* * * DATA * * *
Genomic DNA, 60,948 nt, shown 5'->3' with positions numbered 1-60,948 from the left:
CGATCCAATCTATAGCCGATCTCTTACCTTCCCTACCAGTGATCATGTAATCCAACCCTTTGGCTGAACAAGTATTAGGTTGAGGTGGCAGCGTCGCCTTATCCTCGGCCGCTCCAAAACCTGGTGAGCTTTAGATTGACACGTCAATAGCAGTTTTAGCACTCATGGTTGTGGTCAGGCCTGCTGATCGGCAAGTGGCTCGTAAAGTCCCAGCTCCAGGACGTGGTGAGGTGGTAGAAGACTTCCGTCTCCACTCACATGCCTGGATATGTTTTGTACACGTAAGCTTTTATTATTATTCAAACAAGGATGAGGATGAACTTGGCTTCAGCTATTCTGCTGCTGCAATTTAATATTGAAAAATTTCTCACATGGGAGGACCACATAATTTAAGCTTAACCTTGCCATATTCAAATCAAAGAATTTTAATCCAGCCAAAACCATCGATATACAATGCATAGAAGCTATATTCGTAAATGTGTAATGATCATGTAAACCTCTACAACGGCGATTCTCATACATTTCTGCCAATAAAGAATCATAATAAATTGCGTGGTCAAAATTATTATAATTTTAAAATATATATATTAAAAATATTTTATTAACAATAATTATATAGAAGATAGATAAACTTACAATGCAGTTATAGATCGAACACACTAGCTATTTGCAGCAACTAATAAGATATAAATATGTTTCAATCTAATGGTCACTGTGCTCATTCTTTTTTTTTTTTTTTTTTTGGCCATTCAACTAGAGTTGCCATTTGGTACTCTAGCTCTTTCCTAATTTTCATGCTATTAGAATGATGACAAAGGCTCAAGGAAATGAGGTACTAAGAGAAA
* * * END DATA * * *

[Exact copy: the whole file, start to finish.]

Genomic DNA, 60,948 nt, shown 5'->3' with positions numbered 1-60,948 from the left:
CGATCCAATCTATAGCCGATCTCTTACCTTCCCTACCAGTGATCATGTAATCCAACCCTTTGGCTGAACAAGTATTAGGTTGAGGTGGCAGCGTCGCCTTATCCTCGGCCGCTCCAAAACCTGGTGAGCTTTAGATTGACACGTCAATAGCAGTTTTAGCACTCATGGTTGTGGTCAGGCCTGCTGATCGGCAAGTGGCTCGTAAAGTCCCAGCTCCAGGACGTGGTGAGGTGGTAGAAGACTTCCGTCTCCACTCACATGCCTGGATATGTTTTGTACACGTAAGCTTTTATTATTATTCAAACAAGGATGAGGATGAACTTGGCTTCAGCTATTCTGCTGCTGCAATTTAATATTGAAAAATTTCTCACATGGGAGGACCACATAATTTAAGCTTAACCTTGCCATATTCAAATCAAAGAATTTTAATCCAGCCAAAACCATCGATATACAATGCATAGAAGCTATATTCGTAAATGTGTAATGATCATGTAAACCTCTACAACGGCGATTCTCATACATTTCTGCCAATAAAGAATCATAATAAATTGCGTGGTCAAAATTATTATAATTTTAAAATATATATATTAAAAATATTTTATTAACAATAATTATATAGAAGATAGATAAACTTACAATGCAGTTATAGATCGAACACACTAGCTATTTGCAGCAACTAATAAGATATAAATATGTTTCAATCTAATGGTCACTGTGCTCATTCTTTTTTTTTTTTTTTTTTTGGCCATTCAACTAGAGTTGCCATTTGGTACTCTAGCTCTTTCCTAATTTTCATGCTATTAGAATGATGACAAAGGCTCAAGGAAATGAGGTACTAAGAGAAA